Claudia H Huichalaf, Ismael Al-Ramahi, Kyung-Won Park, Stacy D Grunke, Nan Lu, Maria de Haro, Karla El-Zein, Tatiana Gallego-Flores, Alma M Perez, Sung Yun Jung, Juan Botas, Huda Y Zoghbi, Joanna L Jankowsky
An early hallmark of Alzheimer's disease is the accumulation of amyloid-β, inspiring numerous therapeutic strategies targeting this peptide. An alternative approach is to destabilize the amyloid precursor protein (APP) from which Aβ is derived. We interrogated innate pathways governing APP stability using a siRNA screen for modifiers whose own reduction diminished APP in human cell lines and transgenic Drosophila. As proof-of-principle, we validated PKCβ - a known modifier identified by the screen - in an APP transgenic mouse model...
February 12, 2019: Human Molecular Genetics
Federico Zambon, Marta Cherubini, Hugo J R Fernandes, Charmaine Lang, Brent J Ryan, Viola Volpato, Nora Bengoa-Vergniory, Siv Vingill, Moustafa Attar, Heather D E Booth, Walther Haenseler, Jane Vowles, Rory Bowden, Caleb Webber, Sally A Cowley, Richard Wade-Martins
Parkinson's disease (PD) is the second most common neurodegenerative disorder and a central role for α-Synuclein (αSyn; SNCA) in disease aetiology has been proposed based on genetics and neuropathology. To better understand the pathological mechanisms of αSyn, we generated induced pluripotent stem cells (iPSCs) from healthy individuals and PD patients carrying the A53T SNCA mutation or a triplication of the SNCA locus and differentiated them into dopaminergic neurons (DAn). iPSC-derived DAn from PD patients carrying either mutation showed increased intracellular αSyn accumulation, and DAn from patients carrying the SNCA triplication displayed oligomeric αSyn pathology and elevated αSyn extracellular release...
February 11, 2019: Human Molecular Genetics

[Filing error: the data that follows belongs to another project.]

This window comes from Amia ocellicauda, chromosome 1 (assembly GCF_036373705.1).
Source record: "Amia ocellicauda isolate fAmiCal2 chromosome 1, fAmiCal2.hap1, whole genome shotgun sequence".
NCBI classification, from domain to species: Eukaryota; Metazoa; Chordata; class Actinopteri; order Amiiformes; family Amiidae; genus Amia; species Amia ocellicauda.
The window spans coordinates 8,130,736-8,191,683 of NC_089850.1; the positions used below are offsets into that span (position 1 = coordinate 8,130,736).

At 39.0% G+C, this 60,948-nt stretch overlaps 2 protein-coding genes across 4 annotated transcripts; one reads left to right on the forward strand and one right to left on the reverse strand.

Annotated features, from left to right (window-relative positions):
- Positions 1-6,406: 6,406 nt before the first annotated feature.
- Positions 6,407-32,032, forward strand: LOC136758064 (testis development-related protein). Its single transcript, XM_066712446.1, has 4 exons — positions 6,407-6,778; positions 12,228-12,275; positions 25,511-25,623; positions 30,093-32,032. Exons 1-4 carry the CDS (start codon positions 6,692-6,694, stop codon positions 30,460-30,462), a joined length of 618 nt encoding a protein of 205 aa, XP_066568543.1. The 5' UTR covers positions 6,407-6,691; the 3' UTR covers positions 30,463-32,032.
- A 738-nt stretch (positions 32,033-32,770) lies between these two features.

Davide Randazzo, Umara Khalique, Joseph J Belanto, Aster Kenea, Dana M Talsness, John T Olthoff, Michelle D Tran, Kristien J Zaal, Katherine Pak, Iago Pinal-Fernandez, Andrew L Mammen, Dan Sackett, James M Ervasti, Evelyn Ralston
No abstract text is available yet for this article.
February 11, 2019: Human Molecular Genetics
Frédéric Anglès, Darren M Hutt, William E Balch
Understanding the role of the epigenome in protein misfolding diseases remains a challenge in light of genetic diversity found in the world-wide population revealed by human genome sequencing efforts and the highly variable response of the disease population to therapeutics. An ever-growing body of evidence has shown that histone deacetylase (HDAC) inhibitors (HDACi) can have significant benefit in correcting protein misfolding diseases that occur in response to both familial and somatic mutation. Cystic fibrosis (CF) is a familial autosomal recessive disease, caused by genetic diversity in the CF transmembrane conductance regulator (CFTR) gene, a cAMP-dependent chloride channel expressed at the apical plasma membrane of epithelial cells in multiple tissues...
February 7, 2019: Human Molecular Genetics
Jin Zhou, Benjamin Ng, Nicole S J Ko, Lorna R Fiedler, Ester Khin, Andrea Lim, Norliza E Sahib, Yajun Wu, Sonia P Chothani, Sebastian Schafer, Boon-Huat Bay, Rohit A Sinha, Stuart A Cook, Paul M Yen
Titin-truncating variants (TTNtv) are the most common genetic cause of dilated cardiomyopathy (DCM). TTNtv occur in ~1% of the general population and causes subclinical cardiac remodeling in asymptomatic carriers. In rat models with either proximal or distal TTNtv, we previously showed altered cardiac metabolism at baseline and impaired cardiac function in response to stress. However, the molecular mechanism(s) underlying these effects remains unknown. In the current study, we used rat models of TTNtv to investigate the effect of TTNtv on autophagy and mitochondrial function, which are essential for maintaining cellular metabolic homeostasis and cardiac function...
February 4, 2019: Human Molecular Genetics